As good as that sounds, though, if you are someone who built workstations with three or four powerful video cards stacked inside to give you the fastest rendering times possible... that may not be an option with the RTX 3080 & 3090, at least not at this time. Unless single-fan, rear-exhausting cooler versions come out it will be hard to put even two of these GPUs in a single system, and while the price:performance ratio of the RTX 3080 is undeniable the raw performance of two RTX 2080 Ti cards (which were produced in single-fan variants) will still outpace it by a fair margin... not to mention three or four of those, which we routinely built into a single tower or rackmount workstation. Only time will tell if we are ever going to be able to offer that density of RTX 30 Series cards in a PC.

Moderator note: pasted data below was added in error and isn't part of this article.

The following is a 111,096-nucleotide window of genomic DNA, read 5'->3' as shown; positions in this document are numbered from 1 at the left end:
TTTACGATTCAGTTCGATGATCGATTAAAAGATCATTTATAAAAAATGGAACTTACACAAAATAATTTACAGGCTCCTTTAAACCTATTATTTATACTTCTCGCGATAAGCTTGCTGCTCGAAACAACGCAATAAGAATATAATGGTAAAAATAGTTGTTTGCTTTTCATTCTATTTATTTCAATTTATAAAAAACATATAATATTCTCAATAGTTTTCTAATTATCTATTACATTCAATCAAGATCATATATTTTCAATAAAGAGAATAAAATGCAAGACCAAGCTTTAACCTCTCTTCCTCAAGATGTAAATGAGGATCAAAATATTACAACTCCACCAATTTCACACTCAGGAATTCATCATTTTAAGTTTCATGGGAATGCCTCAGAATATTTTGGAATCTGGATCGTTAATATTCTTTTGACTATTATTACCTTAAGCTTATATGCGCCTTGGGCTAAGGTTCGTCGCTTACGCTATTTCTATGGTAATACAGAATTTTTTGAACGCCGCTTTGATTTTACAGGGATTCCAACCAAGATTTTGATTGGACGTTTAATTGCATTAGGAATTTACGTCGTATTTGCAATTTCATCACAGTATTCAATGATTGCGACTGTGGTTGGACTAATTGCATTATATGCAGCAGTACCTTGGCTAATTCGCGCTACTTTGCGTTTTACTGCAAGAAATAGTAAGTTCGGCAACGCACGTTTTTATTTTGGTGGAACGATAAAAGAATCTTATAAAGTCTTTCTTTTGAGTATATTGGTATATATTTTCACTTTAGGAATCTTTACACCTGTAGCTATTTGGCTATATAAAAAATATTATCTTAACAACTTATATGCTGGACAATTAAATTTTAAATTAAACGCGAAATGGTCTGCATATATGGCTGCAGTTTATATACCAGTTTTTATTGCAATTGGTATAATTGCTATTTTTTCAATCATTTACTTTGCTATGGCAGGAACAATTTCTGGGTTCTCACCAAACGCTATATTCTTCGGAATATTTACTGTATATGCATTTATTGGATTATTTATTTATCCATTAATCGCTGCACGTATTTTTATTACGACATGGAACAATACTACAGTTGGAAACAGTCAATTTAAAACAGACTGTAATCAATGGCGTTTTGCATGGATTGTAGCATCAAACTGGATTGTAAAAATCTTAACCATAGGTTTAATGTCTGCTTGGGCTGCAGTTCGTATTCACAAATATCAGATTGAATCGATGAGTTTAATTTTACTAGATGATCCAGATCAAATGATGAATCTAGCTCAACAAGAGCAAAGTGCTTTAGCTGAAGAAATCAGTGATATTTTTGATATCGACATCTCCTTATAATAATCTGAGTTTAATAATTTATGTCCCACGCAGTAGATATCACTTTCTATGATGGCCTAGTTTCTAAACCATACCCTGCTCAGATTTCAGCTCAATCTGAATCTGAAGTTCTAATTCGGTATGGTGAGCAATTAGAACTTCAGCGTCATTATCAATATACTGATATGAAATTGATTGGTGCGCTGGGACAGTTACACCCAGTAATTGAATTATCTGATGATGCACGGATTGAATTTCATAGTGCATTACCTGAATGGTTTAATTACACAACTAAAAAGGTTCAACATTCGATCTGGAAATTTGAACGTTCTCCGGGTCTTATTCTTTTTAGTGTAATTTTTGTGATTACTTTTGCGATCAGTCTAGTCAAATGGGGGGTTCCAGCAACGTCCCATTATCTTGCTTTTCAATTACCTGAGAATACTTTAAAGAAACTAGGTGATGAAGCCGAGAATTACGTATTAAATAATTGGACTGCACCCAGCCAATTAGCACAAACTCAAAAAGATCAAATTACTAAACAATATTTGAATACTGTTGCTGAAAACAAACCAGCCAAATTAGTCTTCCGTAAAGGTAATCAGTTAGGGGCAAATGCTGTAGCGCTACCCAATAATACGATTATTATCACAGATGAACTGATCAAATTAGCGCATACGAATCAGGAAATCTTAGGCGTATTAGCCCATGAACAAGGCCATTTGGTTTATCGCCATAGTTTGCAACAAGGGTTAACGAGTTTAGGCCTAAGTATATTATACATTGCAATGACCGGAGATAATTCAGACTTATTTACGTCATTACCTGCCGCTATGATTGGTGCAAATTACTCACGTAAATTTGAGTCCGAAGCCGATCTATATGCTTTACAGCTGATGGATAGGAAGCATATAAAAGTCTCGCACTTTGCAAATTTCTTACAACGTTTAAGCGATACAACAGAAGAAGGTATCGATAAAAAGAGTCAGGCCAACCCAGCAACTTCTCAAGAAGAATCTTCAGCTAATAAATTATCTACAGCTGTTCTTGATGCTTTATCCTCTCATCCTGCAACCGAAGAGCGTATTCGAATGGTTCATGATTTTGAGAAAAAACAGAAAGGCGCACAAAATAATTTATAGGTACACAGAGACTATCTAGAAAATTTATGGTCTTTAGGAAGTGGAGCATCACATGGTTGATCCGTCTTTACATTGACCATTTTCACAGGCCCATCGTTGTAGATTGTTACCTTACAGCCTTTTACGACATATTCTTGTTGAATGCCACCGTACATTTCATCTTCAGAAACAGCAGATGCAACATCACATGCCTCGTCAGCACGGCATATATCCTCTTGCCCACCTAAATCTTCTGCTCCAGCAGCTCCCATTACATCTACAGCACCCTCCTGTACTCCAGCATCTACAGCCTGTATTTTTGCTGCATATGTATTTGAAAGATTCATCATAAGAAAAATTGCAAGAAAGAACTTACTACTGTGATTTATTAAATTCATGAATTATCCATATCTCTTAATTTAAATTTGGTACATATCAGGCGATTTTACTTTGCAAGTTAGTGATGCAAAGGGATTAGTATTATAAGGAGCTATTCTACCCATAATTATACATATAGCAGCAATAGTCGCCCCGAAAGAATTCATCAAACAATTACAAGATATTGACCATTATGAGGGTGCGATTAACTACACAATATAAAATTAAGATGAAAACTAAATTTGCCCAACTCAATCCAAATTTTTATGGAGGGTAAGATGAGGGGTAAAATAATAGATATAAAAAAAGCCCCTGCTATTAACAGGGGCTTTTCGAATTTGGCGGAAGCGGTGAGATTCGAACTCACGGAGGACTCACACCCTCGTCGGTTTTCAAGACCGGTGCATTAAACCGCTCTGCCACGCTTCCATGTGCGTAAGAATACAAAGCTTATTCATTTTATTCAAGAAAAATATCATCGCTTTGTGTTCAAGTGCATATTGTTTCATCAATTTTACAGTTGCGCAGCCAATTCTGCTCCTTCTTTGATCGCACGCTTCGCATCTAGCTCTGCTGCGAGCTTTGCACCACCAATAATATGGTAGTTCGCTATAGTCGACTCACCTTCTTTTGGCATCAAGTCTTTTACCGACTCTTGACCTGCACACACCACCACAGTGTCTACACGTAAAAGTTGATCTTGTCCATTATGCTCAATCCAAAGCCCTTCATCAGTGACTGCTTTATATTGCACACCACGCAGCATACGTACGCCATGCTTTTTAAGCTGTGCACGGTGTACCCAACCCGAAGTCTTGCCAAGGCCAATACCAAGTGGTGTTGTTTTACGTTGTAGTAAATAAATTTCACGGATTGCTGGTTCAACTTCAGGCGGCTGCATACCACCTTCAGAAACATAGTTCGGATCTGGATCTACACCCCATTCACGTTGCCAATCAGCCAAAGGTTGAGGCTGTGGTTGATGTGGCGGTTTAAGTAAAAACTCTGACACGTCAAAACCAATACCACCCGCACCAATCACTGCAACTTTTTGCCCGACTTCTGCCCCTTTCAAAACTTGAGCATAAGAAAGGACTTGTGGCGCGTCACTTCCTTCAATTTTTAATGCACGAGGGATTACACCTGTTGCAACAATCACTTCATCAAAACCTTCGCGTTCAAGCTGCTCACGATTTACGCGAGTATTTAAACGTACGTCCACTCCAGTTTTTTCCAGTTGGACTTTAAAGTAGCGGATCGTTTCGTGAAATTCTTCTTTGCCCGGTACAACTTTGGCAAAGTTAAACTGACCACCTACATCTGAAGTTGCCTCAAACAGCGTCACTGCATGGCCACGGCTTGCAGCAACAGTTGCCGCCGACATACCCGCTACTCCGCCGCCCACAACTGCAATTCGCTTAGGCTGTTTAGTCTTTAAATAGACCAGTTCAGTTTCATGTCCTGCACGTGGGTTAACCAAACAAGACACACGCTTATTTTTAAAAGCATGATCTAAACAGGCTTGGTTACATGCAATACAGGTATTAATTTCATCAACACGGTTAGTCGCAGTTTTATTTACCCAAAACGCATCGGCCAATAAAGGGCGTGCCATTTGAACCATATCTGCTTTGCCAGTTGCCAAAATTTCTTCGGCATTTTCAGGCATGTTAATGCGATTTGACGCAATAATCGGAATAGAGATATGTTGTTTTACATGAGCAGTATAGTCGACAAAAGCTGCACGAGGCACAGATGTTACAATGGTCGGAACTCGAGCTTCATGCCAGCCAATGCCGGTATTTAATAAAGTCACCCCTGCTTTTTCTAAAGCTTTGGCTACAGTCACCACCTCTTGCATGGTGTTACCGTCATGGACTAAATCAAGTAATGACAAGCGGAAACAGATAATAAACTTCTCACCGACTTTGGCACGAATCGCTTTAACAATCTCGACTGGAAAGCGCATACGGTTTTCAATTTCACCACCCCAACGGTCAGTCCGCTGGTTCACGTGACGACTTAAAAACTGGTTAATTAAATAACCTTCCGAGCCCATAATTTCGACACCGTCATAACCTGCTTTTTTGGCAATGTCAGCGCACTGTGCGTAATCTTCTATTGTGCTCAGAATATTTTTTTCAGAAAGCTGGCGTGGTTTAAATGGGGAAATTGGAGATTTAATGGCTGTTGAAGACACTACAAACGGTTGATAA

As always, please keep in mind that these results are strictly for GPU-based rendering in V-Ray. If you have performance concerns for other applications in your workflow, we highly recommend checking out our Hardware Articles (you can filter by "Video Card") for the latest information on how a wide range of programs perform with various GPUs, CPUs, and other hardware.

GPU Rendering Workstations

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Tags: Hardware Acceleration, NVIDIA, RTX 2060 SUPER, RTX 2070 SUPER, RTX 2080 SUPER, RTX 2080 Ti, Titan RTX, RTX 3080, V-Ray, GPU Acceleration, GPU, Render, Rendering, Video Card, GTX 1080 Ti, Chaos, Group